Monday, February 13, 2017

Things are happening!

I think most people in the US of A now know where Oroville CA is. It's the town with the broken down dam and a lot of people evacuated. We are located about 20 miles north of Oroville and are not in the flood zone so we weren't impacted in any way, or so we thought. Then we found out that our Church, Bidwell Presbyterian, was one of the evacuation centers. Church members have are soliciting supplies for the families that will be, or are, sleeping in our Fellowship hall. I'm really pleased with this reaction on the part of the church. They have been practicing; The end of January ended our participation in providing overnight shelter for homeless and their pets.

I've read that the water is no longer going over the emergency spill. And I've seen the size and location of the hole that is so dangerously close to the emergency spillway. The plan, as I understand it, is to drop rocks into this hole via helicopters. They already have the rocks ready and bagged up for transit.and the engineers are on site, able to see all of the way down into the pit.

I just finished reading the second book I've read about the San Francisquito Canyon Dam that William Mulholland built. Floodpath by Jon Wilkman.  This author carefully details the anatomy of the collapse of that dam (1928) and the subsequent loss of lives. As I looked at the pictures of Oroville Dam, I couldn't help but remember the arrogant attitude of the engineers of that time and then after the collapse, the behavior of the Metropolitan Water District when it came time to pay damages. Now it looks like the Metropolitan Water District (MWD) figures in the damage of this dam. The state of California owns this dam and the water. MWD is one of the biggest customers, or "shareholders" of this dam and it's water. It's already come up that when it was suggested to armor the spillway and use concrete to channel the water safely away from it's base. MWD and the San Diego authorities convinced the FERC (Federal Energy Resources Commision) that the spillway met all of the prevailing standards (when it was built) and the expense was not warranted. This was the 2nd time that MWD has used its financial muscle to block this safety project.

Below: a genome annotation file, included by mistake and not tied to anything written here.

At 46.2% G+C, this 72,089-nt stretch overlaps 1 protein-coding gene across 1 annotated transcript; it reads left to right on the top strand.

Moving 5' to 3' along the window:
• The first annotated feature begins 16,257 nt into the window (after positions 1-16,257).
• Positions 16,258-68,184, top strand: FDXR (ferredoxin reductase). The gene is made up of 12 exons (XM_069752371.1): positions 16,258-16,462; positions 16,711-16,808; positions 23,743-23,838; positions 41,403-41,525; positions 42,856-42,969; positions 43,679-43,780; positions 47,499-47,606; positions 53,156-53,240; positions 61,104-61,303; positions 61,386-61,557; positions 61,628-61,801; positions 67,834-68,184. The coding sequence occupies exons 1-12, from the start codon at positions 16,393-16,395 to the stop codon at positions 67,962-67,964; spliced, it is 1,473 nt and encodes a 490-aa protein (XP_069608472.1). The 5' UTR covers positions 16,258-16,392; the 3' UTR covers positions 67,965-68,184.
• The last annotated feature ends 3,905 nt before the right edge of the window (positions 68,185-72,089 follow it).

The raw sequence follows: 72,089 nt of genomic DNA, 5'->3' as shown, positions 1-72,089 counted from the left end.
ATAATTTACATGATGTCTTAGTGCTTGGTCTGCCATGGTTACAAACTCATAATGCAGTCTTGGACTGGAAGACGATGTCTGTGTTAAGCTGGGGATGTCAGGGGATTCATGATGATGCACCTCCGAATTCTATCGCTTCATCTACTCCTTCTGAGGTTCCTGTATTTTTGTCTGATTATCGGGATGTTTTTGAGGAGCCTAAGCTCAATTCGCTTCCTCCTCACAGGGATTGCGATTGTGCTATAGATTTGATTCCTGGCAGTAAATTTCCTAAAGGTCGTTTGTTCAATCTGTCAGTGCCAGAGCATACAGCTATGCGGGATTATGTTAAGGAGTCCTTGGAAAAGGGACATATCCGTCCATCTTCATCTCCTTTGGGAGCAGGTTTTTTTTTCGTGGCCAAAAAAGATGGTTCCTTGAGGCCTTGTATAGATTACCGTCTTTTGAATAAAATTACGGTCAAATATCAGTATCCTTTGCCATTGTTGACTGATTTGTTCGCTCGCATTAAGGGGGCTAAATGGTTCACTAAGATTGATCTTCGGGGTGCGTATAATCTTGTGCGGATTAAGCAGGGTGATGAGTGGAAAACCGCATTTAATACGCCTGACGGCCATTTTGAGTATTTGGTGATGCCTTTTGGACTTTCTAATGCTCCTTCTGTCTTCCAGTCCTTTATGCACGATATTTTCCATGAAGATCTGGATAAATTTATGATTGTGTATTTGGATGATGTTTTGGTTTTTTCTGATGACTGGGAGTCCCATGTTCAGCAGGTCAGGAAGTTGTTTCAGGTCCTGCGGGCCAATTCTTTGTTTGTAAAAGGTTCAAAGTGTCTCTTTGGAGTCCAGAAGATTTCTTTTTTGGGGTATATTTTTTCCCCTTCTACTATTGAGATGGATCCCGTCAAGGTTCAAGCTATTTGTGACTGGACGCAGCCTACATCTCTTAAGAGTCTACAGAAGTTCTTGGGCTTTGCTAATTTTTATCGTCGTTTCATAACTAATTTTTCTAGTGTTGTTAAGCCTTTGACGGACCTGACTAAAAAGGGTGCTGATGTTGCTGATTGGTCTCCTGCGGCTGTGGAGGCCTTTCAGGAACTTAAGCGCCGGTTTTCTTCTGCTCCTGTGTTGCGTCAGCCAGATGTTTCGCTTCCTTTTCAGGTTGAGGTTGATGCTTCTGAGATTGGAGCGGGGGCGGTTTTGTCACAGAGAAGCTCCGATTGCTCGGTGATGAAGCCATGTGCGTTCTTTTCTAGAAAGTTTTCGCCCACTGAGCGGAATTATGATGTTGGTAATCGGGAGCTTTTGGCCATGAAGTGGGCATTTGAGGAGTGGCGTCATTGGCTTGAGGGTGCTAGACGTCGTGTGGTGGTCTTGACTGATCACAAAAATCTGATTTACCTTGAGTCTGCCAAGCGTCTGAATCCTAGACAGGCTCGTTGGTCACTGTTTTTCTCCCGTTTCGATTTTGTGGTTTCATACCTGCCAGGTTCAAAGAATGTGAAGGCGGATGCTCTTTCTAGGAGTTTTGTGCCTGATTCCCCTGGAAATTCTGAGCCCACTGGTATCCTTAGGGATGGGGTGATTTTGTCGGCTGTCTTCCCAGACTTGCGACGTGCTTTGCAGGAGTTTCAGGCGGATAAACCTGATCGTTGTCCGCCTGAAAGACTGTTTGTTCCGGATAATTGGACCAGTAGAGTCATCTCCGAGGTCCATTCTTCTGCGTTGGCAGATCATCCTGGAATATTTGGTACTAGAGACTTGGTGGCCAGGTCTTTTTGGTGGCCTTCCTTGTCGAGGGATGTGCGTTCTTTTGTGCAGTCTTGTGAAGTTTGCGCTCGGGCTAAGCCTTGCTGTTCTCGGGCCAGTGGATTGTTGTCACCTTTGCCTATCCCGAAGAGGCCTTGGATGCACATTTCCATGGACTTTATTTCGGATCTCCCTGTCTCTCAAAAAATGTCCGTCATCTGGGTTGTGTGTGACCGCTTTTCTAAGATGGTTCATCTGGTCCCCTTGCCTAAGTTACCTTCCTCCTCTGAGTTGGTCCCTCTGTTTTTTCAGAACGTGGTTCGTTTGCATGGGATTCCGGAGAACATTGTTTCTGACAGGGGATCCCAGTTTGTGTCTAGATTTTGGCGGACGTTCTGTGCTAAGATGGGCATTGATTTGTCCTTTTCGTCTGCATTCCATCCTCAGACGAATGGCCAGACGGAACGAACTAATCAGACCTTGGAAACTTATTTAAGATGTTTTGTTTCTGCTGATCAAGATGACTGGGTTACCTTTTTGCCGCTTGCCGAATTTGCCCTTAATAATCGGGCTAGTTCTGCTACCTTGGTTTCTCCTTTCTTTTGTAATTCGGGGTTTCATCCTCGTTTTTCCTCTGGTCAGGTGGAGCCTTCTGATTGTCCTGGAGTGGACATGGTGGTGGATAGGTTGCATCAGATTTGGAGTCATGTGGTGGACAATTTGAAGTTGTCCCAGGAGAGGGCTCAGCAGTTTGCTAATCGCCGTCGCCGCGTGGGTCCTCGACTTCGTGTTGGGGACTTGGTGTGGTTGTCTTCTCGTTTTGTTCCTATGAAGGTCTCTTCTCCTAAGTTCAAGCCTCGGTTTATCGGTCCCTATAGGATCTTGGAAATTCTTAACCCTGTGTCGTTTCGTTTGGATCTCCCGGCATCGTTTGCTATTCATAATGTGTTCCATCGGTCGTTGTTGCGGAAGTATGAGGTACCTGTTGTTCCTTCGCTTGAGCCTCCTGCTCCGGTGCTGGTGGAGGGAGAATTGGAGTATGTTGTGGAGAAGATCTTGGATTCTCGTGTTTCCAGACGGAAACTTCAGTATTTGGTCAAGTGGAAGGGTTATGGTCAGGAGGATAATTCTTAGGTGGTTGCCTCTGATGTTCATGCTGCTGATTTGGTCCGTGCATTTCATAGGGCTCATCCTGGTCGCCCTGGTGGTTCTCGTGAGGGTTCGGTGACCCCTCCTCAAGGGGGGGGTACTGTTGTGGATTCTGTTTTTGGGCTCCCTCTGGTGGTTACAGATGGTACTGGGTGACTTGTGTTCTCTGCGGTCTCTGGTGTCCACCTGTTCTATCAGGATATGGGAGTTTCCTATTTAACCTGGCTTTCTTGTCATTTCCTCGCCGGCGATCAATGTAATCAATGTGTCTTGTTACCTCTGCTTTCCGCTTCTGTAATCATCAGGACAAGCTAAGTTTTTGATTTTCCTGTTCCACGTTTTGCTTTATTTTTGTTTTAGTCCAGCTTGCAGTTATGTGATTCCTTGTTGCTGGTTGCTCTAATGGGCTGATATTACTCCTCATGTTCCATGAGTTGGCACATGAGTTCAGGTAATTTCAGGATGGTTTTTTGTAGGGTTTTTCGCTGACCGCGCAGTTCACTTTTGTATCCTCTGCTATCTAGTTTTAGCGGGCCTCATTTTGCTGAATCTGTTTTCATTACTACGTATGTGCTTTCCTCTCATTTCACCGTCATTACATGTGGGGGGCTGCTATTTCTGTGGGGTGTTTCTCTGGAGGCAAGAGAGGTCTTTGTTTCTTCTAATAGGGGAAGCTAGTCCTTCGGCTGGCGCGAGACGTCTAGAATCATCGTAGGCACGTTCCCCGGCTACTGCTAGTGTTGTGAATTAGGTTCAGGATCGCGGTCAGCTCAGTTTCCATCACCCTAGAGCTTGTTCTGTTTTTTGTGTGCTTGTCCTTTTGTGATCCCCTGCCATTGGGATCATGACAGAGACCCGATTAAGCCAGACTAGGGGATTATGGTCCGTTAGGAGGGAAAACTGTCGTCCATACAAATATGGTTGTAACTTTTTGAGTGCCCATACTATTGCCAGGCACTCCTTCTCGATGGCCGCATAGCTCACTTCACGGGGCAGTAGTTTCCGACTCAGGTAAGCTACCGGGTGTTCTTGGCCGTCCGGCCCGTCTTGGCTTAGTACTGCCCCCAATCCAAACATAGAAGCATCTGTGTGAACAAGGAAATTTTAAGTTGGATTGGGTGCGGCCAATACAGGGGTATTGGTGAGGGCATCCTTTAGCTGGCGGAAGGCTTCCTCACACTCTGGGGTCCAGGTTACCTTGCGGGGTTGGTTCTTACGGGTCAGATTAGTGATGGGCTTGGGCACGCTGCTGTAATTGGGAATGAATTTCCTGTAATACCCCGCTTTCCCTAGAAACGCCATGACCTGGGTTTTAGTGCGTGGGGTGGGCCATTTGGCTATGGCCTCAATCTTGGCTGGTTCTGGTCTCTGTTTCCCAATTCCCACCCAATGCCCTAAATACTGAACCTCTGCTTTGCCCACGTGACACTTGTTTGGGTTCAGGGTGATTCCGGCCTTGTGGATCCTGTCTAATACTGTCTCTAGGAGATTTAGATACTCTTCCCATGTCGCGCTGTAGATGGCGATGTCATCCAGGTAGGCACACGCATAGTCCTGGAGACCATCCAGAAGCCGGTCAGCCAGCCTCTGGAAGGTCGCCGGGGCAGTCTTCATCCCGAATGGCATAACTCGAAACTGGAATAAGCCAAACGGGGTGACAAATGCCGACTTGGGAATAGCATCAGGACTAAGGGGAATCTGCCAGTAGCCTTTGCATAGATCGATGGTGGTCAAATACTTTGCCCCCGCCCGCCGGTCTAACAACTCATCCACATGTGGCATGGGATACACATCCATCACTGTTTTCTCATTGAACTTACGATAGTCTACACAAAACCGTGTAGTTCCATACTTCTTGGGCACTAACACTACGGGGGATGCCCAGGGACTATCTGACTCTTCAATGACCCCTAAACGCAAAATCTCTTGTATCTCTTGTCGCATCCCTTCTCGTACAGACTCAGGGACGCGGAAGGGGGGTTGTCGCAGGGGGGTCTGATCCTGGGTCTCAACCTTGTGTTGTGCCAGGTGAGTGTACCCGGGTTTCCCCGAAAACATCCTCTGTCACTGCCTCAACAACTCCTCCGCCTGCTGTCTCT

There is more rain coming, starting late Wednesday night and continuing for 4 or more days and that means heavy stream flow into the lake. There are just two short days left to fix that hole.They are releasing as much water as they can out of the lake via the main spillway and it has its own problem; a large hole in the concrete channel, about a third of the way down the slope.

This drama is just in it's infancy and it will end in a courtroom or many courtrooms. Just as the story of the San Francisquito ended, years after the event.


  1. We have been following it too. Whether we live near such a potential disaster, I think we all can empathize, especially in a country where dams are such a big part of our lives. I just hope they get the fix in. I read that the warning was like 12 years or so ago and it was ignored. Sounds like New Orleans.

  2. There has been no comment from the major owners, such as the MWD. When they do talk, the finger will be pointed in some other direction, not at them. As of this morning I can't find any progress stories except that they are continuing to draw down the lake using the main spillway...cautiously.